"Michael," my mother told me, and I was frightened. She never used my name when she didn't have to. She never said anything to me if she could help it, so afraid of being caught, and anyway I was determined that this wouldn't be the last time I saw her.
"What is it, Mother?" I asked her, clutching the bag with slender fingers. "What do you want?" Oh, she was so pale, with her face so gaunt and the skin drawn tight over the bones which even I could see, though I tried my best not to look. How thin she was! I wished I could give her my food, so that she would be strong and well again, but there was nothing for it. I could do nothing.
"You must promise me something." I shook my head.
"I will not promise you anything, unless it is that we will get out of here alive. I will not let this be the last time we are together."
Then she laughed, my beautiful mother. She could laugh, even in that sort of place! That was how lovely she was. I knew that no matter what happened I would always remember that one laugh. "I don't think you need to think about that now," she said. "There is no hope for us any more. Oh, Michael, you are so grown up. So brave. Why are you not a child any more?"
"Because I have grown up," I replied, stiffening my back. "I am not a child because these times are not kind to people who cannot fend for themselves. I could not let myself be dependent on you, mother, I had to grow up. Besides, I am sixteen now. That would not be a child by anybody's counting."
"Except by mine." She put her hand against my face, stroking my cheek gently as she used to when I was very small, and had had a nightmare. I wished she wouldn’t. We weren't even alone, but in a crowded truck with many other people. Some were my own age, many younger. They didn't know what was happening, but they were crying and crying. They knew this wasn't going to end well.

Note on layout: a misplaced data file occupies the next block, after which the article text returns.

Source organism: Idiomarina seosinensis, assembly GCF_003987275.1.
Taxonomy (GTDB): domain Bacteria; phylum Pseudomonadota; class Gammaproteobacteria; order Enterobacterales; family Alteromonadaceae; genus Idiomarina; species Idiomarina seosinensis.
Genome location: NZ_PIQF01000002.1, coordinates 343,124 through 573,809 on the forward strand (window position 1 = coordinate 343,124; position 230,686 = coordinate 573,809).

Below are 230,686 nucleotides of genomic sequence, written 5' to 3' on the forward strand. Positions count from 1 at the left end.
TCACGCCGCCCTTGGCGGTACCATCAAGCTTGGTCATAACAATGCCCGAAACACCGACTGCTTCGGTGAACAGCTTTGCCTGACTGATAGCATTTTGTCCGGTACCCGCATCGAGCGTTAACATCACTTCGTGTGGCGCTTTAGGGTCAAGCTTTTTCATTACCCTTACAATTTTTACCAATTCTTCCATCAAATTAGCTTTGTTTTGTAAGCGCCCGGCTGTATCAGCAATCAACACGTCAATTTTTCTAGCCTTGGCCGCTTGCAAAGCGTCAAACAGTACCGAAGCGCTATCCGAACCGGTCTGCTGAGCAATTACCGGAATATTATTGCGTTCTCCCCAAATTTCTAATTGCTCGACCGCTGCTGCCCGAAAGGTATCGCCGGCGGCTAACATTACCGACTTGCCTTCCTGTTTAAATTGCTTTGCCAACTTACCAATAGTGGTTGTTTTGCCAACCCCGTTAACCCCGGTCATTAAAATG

For a little while I said nothing, and then answered Mother with a soft word. "No." That was all I had to say for her to take her hand away from my face and look, oh, so sad. "I'm not a child," I finished. "You mustn't think of me as a child for you will worry about that."
"Well, I can think of you as it, and nothing you say will prevent me. I'm sorry, Michael, but you will always be my son." We passed the rest of the journey in silence. When we finally stopped, the jolting truck sliding to a halt, it was only because we had reached a huge gate that had to be opened from the inside. As we drove through it, I noticed that there were many people watching us. They didn't look pleased, more upset. I couldn't help but feel sorry for them. They had been here longer than us.
I was, as I had said, sixteen years old. I'd been hiding with my mother for a good month now, after my father and sisters were abducted on their way out to the shops. That was before everything got hot in Amsterdam, but now things were getting worse, and we had no hope. We knew the only thing to do was to go into hiding, so we did.